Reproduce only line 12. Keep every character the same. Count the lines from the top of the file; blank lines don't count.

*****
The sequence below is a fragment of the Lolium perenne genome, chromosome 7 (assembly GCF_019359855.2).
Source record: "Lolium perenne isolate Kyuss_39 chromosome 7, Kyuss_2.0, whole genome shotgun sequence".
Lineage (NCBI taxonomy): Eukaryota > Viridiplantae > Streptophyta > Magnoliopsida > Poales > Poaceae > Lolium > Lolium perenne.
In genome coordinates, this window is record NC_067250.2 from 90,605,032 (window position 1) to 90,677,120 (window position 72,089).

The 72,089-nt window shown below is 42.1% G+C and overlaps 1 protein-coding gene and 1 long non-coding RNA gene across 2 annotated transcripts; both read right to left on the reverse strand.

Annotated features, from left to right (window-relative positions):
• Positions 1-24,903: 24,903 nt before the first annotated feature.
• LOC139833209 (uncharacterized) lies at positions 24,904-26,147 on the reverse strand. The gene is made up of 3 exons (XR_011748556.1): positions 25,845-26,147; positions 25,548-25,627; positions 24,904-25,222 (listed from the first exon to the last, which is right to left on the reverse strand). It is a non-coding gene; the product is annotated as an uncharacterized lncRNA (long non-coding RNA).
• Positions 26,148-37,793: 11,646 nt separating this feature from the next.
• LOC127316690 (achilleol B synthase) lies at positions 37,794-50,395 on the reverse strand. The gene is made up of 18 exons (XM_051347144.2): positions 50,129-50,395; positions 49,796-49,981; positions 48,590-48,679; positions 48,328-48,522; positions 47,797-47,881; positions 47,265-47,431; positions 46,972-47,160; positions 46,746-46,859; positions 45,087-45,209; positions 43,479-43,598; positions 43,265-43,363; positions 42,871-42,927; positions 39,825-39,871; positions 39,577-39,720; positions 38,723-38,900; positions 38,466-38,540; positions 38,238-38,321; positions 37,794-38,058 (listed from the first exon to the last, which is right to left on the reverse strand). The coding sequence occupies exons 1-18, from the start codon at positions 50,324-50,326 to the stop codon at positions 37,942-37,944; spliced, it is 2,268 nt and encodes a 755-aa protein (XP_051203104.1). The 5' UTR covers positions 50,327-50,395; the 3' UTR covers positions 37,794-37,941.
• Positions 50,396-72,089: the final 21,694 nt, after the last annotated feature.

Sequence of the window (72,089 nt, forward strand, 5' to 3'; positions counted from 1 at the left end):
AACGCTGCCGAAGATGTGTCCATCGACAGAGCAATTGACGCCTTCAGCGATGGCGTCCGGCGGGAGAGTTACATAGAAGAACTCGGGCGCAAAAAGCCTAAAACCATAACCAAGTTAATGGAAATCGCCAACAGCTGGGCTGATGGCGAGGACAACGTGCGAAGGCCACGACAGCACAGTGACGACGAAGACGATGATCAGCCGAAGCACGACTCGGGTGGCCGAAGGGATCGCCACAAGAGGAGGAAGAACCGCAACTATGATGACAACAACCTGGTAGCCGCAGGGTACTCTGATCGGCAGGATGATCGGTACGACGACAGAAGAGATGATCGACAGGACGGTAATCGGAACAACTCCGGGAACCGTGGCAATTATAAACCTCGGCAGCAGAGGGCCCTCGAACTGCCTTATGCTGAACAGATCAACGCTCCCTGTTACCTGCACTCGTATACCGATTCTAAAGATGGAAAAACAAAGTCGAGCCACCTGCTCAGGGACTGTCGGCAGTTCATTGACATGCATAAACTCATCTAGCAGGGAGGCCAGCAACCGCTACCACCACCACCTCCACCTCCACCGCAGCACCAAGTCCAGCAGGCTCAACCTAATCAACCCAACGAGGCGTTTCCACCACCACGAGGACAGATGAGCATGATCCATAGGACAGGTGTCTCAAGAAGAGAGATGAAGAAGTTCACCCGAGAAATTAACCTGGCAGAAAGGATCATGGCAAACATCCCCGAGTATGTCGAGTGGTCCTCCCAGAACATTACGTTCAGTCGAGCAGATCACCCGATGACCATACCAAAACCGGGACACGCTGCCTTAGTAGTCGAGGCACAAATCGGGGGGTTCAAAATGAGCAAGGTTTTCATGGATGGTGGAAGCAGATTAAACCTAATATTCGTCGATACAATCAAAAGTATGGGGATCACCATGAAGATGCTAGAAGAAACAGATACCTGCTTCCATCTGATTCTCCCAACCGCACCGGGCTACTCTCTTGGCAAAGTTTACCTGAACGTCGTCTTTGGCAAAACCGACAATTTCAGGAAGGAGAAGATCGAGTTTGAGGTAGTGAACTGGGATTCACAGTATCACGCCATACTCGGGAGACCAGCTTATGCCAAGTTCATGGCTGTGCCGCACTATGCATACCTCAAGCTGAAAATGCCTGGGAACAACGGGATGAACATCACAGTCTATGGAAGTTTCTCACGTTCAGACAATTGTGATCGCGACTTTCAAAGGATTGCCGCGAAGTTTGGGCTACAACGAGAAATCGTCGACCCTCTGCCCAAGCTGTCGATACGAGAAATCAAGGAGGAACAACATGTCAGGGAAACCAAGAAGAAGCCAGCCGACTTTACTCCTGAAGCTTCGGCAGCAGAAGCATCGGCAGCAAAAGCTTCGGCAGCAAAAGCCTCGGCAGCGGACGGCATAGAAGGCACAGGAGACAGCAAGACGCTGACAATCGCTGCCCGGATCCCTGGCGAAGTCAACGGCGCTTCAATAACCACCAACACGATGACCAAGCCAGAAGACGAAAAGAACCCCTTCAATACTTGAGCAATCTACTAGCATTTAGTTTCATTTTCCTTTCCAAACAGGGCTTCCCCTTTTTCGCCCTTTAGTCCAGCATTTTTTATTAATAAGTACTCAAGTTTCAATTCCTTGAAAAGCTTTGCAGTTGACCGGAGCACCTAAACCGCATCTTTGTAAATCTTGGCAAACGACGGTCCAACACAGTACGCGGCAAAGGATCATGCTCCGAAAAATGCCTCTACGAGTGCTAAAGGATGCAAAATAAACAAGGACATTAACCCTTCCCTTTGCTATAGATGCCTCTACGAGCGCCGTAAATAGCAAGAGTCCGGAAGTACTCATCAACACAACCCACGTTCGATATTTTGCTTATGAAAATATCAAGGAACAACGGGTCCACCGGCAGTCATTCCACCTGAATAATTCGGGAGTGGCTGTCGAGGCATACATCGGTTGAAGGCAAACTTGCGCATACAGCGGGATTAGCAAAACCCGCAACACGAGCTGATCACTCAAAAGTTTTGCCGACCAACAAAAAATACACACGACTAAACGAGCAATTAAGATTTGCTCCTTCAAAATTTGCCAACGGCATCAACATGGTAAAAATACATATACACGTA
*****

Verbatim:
Sequence of the window (72,089 nt, forward strand, 5' to 3'; positions counted from 1 at the left end):